Busisiwe Mavuso | No new state entities until government has fixed all the ones that it has broken
POSTED ON: December 2, 2022 IN by Admin
Is there a more destructive force globally than ideology that bears no relation to reality? When a movement that somehow still believes it is capable of managing things despite a track record that emphatically proves otherwise clings to its centralised control dogma, the extent of the destruction is magnified.
The country is in a critical period, attempting to pivot from a period of extensive misgovernance at all tiers of government exacerbated by massive corruption towards one based on rule of law, efficient government and an inclusive, growing and job-creating economy.
That transition is in an extremely vulnerable phase, facing serious threats, both externally and within. Globally our economy has to contend with high inflation, slower growth and other consequences of geopolitical tensions. Internally, many are determined to see us fail – so that the taps to drain the state can be reopened in the name of radical economic transformation.
The decisions we take now will have important consequences for the type of country we are to become. BLSA is determined to ensure that these decisions are based not only on ideology and wishful thinking but on the reality of evidence stemming from solid research. I’ve written before on the findings of some of the research we’ve commissioned for this purpose, ranging from the Zondo commission’s recommendations and corporate governance to infrastructure development and localisation.
What we have to get right are the turnaround efforts at all state-owned enterprises but at Eskom and Transnet in particular. If we fail to transform those two monopolies into efficient organisations that contribute to growth rather than retard it, our economy will never recover. Another piece of research we commissioned is on “Maps and Models for Rebuilding State-Owned Enterprises”, conducted by GIBS’ Centre for African Management and Markets. It focuses on Eskom and Transnet, the engines of two of our critical network industries of energy and transport which were the hardest hit, both financially and operationally, by the state capture looting.
The paper provides an analysis of the causes of the destruction at the two organisations, tracks the reforms under way and makes numerous recommendations on the way forward, including lessons learned from some international comparisons. The depth and scope of the recommendations are too extensive for the scope of this column but a central theme cutting across both the energy and transport markets is the need for increased competition and private sector participation.
In the reform of ports, for example, the paper notes that government and Transnet have made their intentions clear with regard to private sector involvement. This includes the call for interest in expansion of the ports’ facilities to the tune of R100bn – but take-up has been slow. The report suggests this is because of restrictive conditions imposed, saying private companies require a significant measure of control over investment projects and possibly a management and controlling stake in partnerships, as well as contractual guarantees and risk mitigation assurances. “This would require policy clarity on private investment in state-owned assets. New business models and structures will have to be developed that address all these challenges.”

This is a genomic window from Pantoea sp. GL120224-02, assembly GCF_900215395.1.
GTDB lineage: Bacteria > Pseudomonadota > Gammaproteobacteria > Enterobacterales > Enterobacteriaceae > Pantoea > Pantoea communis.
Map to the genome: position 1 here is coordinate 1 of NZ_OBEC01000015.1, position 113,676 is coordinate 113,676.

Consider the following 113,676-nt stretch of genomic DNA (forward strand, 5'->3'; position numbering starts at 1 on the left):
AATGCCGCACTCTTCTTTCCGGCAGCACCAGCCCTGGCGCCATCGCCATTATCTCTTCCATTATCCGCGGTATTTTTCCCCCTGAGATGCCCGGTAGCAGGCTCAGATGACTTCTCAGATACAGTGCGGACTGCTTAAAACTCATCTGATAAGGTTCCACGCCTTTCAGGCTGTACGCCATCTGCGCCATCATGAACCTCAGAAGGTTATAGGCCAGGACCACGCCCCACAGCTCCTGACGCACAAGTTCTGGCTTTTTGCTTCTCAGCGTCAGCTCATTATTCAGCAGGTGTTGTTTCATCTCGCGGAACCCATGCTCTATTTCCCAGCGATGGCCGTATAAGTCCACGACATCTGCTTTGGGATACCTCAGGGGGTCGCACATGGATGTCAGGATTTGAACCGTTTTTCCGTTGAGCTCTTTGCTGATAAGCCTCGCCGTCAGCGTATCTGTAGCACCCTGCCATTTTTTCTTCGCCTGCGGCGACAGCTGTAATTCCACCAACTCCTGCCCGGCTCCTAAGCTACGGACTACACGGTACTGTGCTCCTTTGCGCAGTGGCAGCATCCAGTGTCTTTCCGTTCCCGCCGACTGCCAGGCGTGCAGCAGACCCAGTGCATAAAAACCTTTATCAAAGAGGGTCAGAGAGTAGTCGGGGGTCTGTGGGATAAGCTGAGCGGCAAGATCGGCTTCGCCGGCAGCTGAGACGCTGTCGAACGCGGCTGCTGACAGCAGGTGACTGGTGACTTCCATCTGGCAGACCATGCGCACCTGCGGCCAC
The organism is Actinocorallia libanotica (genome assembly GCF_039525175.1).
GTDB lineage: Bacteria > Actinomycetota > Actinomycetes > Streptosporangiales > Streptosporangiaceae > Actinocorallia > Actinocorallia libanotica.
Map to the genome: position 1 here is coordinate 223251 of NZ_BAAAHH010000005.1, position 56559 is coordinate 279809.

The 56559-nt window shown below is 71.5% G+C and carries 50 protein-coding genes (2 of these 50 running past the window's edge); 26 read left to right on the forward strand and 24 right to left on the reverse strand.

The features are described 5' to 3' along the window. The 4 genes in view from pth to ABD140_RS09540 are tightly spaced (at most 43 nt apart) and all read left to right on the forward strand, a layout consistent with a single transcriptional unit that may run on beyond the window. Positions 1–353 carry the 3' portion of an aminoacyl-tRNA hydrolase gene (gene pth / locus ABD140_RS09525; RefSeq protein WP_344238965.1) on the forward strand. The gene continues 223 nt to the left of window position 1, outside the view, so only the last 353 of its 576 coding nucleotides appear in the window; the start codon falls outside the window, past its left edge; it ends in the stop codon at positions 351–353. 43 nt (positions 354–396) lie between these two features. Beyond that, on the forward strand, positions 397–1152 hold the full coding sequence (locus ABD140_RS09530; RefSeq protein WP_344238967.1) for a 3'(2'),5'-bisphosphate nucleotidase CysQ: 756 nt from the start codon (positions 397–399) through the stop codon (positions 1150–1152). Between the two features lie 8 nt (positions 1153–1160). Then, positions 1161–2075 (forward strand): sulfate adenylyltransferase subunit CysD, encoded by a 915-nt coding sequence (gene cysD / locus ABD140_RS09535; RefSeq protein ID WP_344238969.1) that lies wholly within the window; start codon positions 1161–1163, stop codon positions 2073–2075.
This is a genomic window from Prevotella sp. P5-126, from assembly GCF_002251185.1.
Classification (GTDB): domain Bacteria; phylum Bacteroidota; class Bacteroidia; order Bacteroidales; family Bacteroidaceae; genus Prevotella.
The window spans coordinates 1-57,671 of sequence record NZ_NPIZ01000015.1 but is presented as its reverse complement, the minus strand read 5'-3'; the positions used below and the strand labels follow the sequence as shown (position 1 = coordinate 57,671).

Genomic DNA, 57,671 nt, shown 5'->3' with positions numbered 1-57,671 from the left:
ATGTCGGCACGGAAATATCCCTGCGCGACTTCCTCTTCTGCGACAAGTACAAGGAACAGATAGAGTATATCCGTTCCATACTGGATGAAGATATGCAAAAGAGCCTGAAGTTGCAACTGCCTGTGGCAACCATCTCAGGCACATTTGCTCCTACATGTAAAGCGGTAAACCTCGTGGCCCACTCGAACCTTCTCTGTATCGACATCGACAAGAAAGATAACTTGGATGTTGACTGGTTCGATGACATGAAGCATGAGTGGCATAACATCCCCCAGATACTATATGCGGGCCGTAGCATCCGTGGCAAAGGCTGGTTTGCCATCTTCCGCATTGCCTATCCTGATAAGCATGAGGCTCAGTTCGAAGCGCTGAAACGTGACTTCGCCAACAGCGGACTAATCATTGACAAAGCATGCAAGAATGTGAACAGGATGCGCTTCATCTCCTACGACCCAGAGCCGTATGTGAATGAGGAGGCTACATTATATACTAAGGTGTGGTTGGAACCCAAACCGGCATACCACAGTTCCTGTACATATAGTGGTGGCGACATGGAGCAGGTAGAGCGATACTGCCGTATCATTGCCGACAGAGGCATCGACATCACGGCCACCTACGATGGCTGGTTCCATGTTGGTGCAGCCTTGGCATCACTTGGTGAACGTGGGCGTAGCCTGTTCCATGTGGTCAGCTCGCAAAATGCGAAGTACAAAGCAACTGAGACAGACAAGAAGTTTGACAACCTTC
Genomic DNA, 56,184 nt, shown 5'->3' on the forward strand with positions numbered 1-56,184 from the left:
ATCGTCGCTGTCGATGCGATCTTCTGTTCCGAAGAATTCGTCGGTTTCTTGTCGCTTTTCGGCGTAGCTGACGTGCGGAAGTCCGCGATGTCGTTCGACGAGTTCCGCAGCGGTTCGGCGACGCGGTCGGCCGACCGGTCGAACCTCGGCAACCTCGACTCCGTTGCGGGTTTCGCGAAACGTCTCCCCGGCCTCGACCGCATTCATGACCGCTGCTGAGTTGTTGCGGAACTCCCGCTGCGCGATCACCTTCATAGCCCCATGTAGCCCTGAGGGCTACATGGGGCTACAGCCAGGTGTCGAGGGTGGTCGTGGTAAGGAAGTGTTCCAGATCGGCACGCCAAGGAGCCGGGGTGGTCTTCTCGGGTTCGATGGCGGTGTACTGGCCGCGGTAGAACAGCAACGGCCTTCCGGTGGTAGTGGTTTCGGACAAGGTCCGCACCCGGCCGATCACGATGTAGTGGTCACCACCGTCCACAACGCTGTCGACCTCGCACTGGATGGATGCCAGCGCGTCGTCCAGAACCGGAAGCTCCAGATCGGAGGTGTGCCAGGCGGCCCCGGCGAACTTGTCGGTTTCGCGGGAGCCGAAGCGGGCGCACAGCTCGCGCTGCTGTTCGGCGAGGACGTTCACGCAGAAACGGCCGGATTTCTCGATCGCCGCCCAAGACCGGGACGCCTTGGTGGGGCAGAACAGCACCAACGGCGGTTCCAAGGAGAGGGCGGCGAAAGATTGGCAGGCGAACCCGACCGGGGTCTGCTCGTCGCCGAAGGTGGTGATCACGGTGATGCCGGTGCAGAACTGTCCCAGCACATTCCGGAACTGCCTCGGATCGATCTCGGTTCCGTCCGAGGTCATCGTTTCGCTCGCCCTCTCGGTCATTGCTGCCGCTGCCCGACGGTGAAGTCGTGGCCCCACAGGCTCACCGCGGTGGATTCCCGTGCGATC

Similar calls for increased private sector involvement as well as policy clarity are made in other areas of our energy and transport markets.
There is a strong argument for some important service industries or parts thereof to be controlled by the state and full privatisation is not on the cards. But the bits and pieces that government is trying to open up are not sufficient to ensure future efficiencies – yet even these have received ideological pushback, with the same clichéd, misplaced phrases regarding “privatisation by stealth” being illogically but endlessly recycled as the underlying performance of these entities continues to deteriorate.
The GIBS researchers also present estimates of the economic damage caused by the dysfunction at Eskom and Transnet and calculates job losses. The numbers are alarming.
Taxpayer-funded bailouts just to Eskom totalled R219bn between 2009 and 2022 while R323bn of debt has been raised against a government guarantee facility of R350bn. Loadshedding is estimated to have cost the economy R338bn over the past six years, equating to loss of real GDP growth of up to 2.9%. Transnet’s rail and port disruptions are forecast to reach R150.7bn this year in direct costs and R394bn including indirect costs, which is almost 6% of GDP.
The human cost of these economic losses are extremely sobering: according to PwC loadshedding in 2021 led to 350 000 potential jobs not being created, while the estimated cost of rail and port disruptions forecast for 2022 equates to a loss of 670 000 jobs. And these are conservative estimates. Despite having mismanaged other SOEs including SAA, Denel, the Post Office and the Land Bank, the government keeps dreaming up new ones. I shudder to think what might happen if it does ever get to launch a state bank or the National Health Insurance scheme. It would create ripe fruit for the rent-seekers and new areas of the economy to destroy without little chance of the proposed benefits to our country and its people ever emerging.
Government should set itself a goal: no new state entities can be formed until it has fixed all the ones that it has broken.
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